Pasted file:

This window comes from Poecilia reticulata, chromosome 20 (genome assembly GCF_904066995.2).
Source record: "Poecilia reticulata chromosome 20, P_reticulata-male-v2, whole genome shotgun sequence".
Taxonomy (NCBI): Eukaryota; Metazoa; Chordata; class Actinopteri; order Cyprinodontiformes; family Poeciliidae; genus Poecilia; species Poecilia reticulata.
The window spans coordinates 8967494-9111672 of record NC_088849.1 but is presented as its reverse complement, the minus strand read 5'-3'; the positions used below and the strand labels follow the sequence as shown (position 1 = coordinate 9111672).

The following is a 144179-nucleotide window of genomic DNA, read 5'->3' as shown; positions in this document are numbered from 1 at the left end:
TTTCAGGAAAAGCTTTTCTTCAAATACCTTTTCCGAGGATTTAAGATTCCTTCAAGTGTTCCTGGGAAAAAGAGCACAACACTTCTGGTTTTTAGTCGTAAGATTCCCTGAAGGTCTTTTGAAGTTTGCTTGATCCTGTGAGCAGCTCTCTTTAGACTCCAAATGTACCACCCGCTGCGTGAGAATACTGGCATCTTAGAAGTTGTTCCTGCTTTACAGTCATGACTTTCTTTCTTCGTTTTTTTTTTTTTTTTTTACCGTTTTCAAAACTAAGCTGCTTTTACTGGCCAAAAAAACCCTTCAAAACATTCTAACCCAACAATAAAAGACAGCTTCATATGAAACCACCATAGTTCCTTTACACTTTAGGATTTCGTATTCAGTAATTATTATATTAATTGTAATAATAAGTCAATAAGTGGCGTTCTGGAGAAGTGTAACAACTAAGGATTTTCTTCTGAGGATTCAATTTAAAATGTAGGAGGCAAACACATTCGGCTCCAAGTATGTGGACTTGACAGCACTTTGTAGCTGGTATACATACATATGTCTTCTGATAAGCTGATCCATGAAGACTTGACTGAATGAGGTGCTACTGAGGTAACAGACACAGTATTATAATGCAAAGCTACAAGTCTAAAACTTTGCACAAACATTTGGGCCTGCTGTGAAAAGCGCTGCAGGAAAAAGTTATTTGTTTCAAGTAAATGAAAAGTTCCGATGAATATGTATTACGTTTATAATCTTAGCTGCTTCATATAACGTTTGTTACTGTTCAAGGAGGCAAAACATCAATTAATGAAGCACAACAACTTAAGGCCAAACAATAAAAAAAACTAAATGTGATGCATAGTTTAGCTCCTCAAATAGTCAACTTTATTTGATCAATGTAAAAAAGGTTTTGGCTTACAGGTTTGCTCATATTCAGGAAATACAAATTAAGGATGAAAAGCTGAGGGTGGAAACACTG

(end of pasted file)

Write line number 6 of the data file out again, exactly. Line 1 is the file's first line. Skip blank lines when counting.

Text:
TTTCAGGAAAAGCTTTTCTTCAAATACCTTTTCCGAGGATTTAAGATTCCTTCAAGTGTTCCTGGGAAAAAGAGCACAACACTTCTGGTTTTTAGTCGTAAGATTCCCTGAAGGTCTTTTGAAGTTTGCTTGATCCTGTGAGCAGCTCTCTTTAGACTCCAAATGTACCACCCGCTGCGTGAGAATACTGGCATCTTAGAAGTTGTTCCTGCTTTACAGTCATGACTTTCTTTCTTCGTTTTTTTTTTTTTTTTTTACCGTTTTCAAAACTAAGCTGCTTTTACTGGCCAAAAAAACCCTTCAAAACATTCTAACCCAACAATAAAAGACAGCTTCATATGAAACCACCATAGTTCCTTTACACTTTAGGATTTCGTATTCAGTAATTATTATATTAATTGTAATAATAAGTCAATAAGTGGCGTTCTGGAGAAGTGTAACAACTAAGGATTTTCTTCTGAGGATTCAATTTAAAATGTAGGAGGCAAACACATTCGGCTCCAAGTATGTGGACTTGACAGCACTTTGTAGCTGGTATACATACATATGTCTTCTGATAAGCTGATCCATGAAGACTTGACTGAATGAGGTGCTACTGAGGTAACAGACACAGTATTATAATGCAAAGCTACAAGTCTAAAACTTTGCACAAACATTTGGGCCTGCTGTGAAAAGCGCTGCAGGAAAAAGTTATTTGTTTCAAGTAAATGAAAAGTTCCGATGAATATGTATTACGTTTATAATCTTAGCTGCTTCATATAACGTTTGTTACTGTTCAAGGAGGCAAAACATCAATTAATGAAGCACAACAACTTAAGGCCAAACAATAAAAAAAACTAAATGTGATGCATAGTTTAGCTCCTCAAATAGTCAACTTTATTTGATCAATGTAAAAAAGGTTTTGGCTTACAGGTTTGCTCATATTCAGGAAATACAAATTAAGGATGAAAAGCTGAGGGTGGAAACACTG